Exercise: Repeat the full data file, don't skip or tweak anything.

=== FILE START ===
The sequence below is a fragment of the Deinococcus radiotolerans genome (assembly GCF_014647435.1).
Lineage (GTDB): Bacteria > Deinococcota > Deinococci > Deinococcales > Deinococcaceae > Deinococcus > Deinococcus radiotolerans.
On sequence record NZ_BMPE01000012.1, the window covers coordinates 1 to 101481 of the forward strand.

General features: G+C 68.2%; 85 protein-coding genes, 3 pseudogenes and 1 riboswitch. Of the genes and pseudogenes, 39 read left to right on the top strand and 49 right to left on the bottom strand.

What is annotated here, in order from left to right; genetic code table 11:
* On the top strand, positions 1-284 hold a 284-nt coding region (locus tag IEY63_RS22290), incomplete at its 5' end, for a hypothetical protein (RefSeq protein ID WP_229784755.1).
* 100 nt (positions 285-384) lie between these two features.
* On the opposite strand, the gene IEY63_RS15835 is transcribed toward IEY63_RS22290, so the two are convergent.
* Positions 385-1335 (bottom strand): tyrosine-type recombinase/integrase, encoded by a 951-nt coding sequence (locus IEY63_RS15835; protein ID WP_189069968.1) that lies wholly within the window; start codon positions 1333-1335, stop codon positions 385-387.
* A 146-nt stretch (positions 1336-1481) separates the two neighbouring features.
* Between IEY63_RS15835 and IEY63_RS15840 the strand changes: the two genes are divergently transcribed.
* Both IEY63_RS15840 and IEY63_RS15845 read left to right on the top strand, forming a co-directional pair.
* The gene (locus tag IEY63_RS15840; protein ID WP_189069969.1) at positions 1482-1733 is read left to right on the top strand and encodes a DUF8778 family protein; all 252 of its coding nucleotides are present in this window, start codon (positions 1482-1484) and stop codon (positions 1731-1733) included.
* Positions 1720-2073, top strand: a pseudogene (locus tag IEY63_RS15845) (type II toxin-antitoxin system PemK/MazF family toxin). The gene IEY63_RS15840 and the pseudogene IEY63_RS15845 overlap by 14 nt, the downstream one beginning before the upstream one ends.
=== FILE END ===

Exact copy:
The sequence below is a fragment of the Deinococcus radiotolerans genome (assembly GCF_014647435.1).
Lineage (GTDB): Bacteria > Deinococcota > Deinococci > Deinococcales > Deinococcaceae > Deinococcus > Deinococcus radiotolerans.
On sequence record NZ_BMPE01000012.1, the window covers coordinates 1 to 101481 of the forward strand.

General features: G+C 68.2%; 85 protein-coding genes, 3 pseudogenes and 1 riboswitch. Of the genes and pseudogenes, 39 read left to right on the top strand and 49 right to left on the bottom strand.

What is annotated here, in order from left to right; genetic code table 11:
* On the top strand, positions 1-284 hold a 284-nt coding region (locus tag IEY63_RS22290), incomplete at its 5' end, for a hypothetical protein (RefSeq protein ID WP_229784755.1).
* 100 nt (positions 285-384) lie between these two features.
* On the opposite strand, the gene IEY63_RS15835 is transcribed toward IEY63_RS22290, so the two are convergent.
* Positions 385-1335 (bottom strand): tyrosine-type recombinase/integrase, encoded by a 951-nt coding sequence (locus IEY63_RS15835; protein ID WP_189069968.1) that lies wholly within the window; start codon positions 1333-1335, stop codon positions 385-387.
* A 146-nt stretch (positions 1336-1481) separates the two neighbouring features.
* Between IEY63_RS15835 and IEY63_RS15840 the strand changes: the two genes are divergently transcribed.
* Both IEY63_RS15840 and IEY63_RS15845 read left to right on the top strand, forming a co-directional pair.
* The gene (locus tag IEY63_RS15840; protein ID WP_189069969.1) at positions 1482-1733 is read left to right on the top strand and encodes a DUF8778 family protein; all 252 of its coding nucleotides are present in this window, start codon (positions 1482-1484) and stop codon (positions 1731-1733) included.
* Positions 1720-2073, top strand: a pseudogene (locus tag IEY63_RS15845) (type II toxin-antitoxin system PemK/MazF family toxin). The gene IEY63_RS15840 and the pseudogene IEY63_RS15845 overlap by 14 nt, the downstream one beginning before the upstream one ends.